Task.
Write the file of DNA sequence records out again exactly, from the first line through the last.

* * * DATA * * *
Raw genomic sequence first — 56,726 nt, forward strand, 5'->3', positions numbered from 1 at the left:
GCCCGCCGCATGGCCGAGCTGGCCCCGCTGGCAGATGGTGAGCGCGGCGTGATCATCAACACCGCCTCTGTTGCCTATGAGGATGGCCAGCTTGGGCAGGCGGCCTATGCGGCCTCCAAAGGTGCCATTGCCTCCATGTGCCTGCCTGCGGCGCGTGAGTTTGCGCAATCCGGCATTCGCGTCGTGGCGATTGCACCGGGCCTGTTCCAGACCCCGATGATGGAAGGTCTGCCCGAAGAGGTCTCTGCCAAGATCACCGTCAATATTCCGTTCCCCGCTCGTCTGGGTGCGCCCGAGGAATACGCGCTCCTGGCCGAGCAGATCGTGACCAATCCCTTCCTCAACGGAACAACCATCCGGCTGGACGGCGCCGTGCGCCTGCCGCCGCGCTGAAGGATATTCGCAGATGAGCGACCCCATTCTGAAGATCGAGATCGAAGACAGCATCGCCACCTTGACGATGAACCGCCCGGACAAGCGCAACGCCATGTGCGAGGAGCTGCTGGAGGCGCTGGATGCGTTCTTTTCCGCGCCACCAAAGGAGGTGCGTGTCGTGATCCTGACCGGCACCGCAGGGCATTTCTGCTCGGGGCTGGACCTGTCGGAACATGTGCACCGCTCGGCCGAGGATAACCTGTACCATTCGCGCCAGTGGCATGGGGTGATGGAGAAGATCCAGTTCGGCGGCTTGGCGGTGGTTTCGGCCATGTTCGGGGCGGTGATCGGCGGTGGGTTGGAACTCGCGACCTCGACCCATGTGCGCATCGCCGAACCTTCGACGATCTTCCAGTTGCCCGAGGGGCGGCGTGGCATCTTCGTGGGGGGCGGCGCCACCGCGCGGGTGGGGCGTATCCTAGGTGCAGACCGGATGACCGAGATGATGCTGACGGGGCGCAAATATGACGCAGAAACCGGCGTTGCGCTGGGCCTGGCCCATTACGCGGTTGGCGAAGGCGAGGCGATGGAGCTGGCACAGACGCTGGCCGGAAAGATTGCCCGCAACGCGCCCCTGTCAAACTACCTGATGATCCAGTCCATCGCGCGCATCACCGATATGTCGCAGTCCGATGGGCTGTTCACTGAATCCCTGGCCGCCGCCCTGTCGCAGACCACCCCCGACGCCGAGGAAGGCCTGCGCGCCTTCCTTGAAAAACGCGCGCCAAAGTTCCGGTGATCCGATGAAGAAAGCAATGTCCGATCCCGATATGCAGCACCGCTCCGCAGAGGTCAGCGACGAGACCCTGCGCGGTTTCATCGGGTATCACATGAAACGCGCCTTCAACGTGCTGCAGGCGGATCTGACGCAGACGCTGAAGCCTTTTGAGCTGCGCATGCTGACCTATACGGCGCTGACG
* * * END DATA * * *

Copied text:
Raw genomic sequence first — 56,726 nt, forward strand, 5'->3', positions numbered from 1 at the left:
GCCCGCCGCATGGCCGAGCTGGCCCCGCTGGCAGATGGTGAGCGCGGCGTGATCATCAACACCGCCTCTGTTGCCTATGAGGATGGCCAGCTTGGGCAGGCGGCCTATGCGGCCTCCAAAGGTGCCATTGCCTCCATGTGCCTGCCTGCGGCGCGTGAGTTTGCGCAATCCGGCATTCGCGTCGTGGCGATTGCACCGGGCCTGTTCCAGACCCCGATGATGGAAGGTCTGCCCGAAGAGGTCTCTGCCAAGATCACCGTCAATATTCCGTTCCCCGCTCGTCTGGGTGCGCCCGAGGAATACGCGCTCCTGGCCGAGCAGATCGTGACCAATCCCTTCCTCAACGGAACAACCATCCGGCTGGACGGCGCCGTGCGCCTGCCGCCGCGCTGAAGGATATTCGCAGATGAGCGACCCCATTCTGAAGATCGAGATCGAAGACAGCATCGCCACCTTGACGATGAACCGCCCGGACAAGCGCAACGCCATGTGCGAGGAGCTGCTGGAGGCGCTGGATGCGTTCTTTTCCGCGCCACCAAAGGAGGTGCGTGTCGTGATCCTGACCGGCACCGCAGGGCATTTCTGCTCGGGGCTGGACCTGTCGGAACATGTGCACCGCTCGGCCGAGGATAACCTGTACCATTCGCGCCAGTGGCATGGGGTGATGGAGAAGATCCAGTTCGGCGGCTTGGCGGTGGTTTCGGCCATGTTCGGGGCGGTGATCGGCGGTGGGTTGGAACTCGCGACCTCGACCCATGTGCGCATCGCCGAACCTTCGACGATCTTCCAGTTGCCCGAGGGGCGGCGTGGCATCTTCGTGGGGGGCGGCGCCACCGCGCGGGTGGGGCGTATCCTAGGTGCAGACCGGATGACCGAGATGATGCTGACGGGGCGCAAATATGACGCAGAAACCGGCGTTGCGCTGGGCCTGGCCCATTACGCGGTTGGCGAAGGCGAGGCGATGGAGCTGGCACAGACGCTGGCCGGAAAGATTGCCCGCAACGCGCCCCTGTCAAACTACCTGATGATCCAGTCCATCGCGCGCATCACCGATATGTCGCAGTCCGATGGGCTGTTCACTGAATCCCTGGCCGCCGCCCTGTCGCAGACCACCCCCGACGCCGAGGAAGGCCTGCGCGCCTTCCTTGAAAAACGCGCGCCAAAGTTCCGGTGATCCGATGAAGAAAGCAATGTCCGATCCCGATATGCAGCACCGCTCCGCAGAGGTCAGCGACGAGACCCTGCGCGGTTTCATCGGGTATCACATGAAACGCGCCTTCAACGTGCTGCAGGCGGATCTGACGCAGACGCTGAAGCCTTTTGAGCTGCGCATGCTGACCTATACGGCGCTGACG